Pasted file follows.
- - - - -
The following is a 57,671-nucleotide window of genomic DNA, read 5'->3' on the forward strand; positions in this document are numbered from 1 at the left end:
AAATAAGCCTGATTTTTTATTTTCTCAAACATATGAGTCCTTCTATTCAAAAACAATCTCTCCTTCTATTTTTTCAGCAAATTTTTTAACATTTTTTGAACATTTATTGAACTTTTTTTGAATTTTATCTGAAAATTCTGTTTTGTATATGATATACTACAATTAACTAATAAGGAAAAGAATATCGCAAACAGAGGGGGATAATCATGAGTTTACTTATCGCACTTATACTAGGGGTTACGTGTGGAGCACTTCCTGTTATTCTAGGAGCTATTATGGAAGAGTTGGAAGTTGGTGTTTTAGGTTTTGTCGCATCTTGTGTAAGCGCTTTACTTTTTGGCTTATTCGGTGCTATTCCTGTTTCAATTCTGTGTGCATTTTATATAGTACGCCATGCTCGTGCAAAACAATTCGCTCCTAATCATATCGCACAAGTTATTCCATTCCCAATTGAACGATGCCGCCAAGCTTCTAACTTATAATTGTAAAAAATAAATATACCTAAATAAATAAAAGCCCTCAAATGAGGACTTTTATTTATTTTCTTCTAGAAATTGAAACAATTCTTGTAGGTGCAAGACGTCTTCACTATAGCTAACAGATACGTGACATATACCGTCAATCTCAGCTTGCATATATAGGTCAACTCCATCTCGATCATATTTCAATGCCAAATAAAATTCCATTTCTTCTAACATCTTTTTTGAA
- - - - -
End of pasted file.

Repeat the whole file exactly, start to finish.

The following is a 57,671-nucleotide window of genomic DNA, read 5'->3' on the forward strand; positions in this document are numbered from 1 at the left end:
AAATAAGCCTGATTTTTTATTTTCTCAAACATATGAGTCCTTCTATTCAAAAACAATCTCTCCTTCTATTTTTTCAGCAAATTTTTTAACATTTTTTGAACATTTATTGAACTTTTTTTGAATTTTATCTGAAAATTCTGTTTTGTATATGATATACTACAATTAACTAATAAGGAAAAGAATATCGCAAACAGAGGGGGATAATCATGAGTTTACTTATCGCACTTATACTAGGGGTTACGTGTGGAGCACTTCCTGTTATTCTAGGAGCTATTATGGAAGAGTTGGAAGTTGGTGTTTTAGGTTTTGTCGCATCTTGTGTAAGCGCTTTACTTTTTGGCTTATTCGGTGCTATTCCTGTTTCAATTCTGTGTGCATTTTATATAGTACGCCATGCTCGTGCAAAACAATTCGCTCCTAATCATATCGCACAAGTTATTCCATTCCCAATTGAACGATGCCGCCAAGCTTCTAACTTATAATTGTAAAAAATAAATATACCTAAATAAATAAAAGCCCTCAAATGAGGACTTTTATTTATTTTCTTCTAGAAATTGAAACAATTCTTGTAGGTGCAAGACGTCTTCACTATAGCTAACAGATACGTGACATATACCGTCAATCTCAGCTTGCATATATAGGTCAACTCCATCTCGATCATATTTCAATGCCAAATAAAATTCCATTTCTTCTAACATCTTTTTTGAA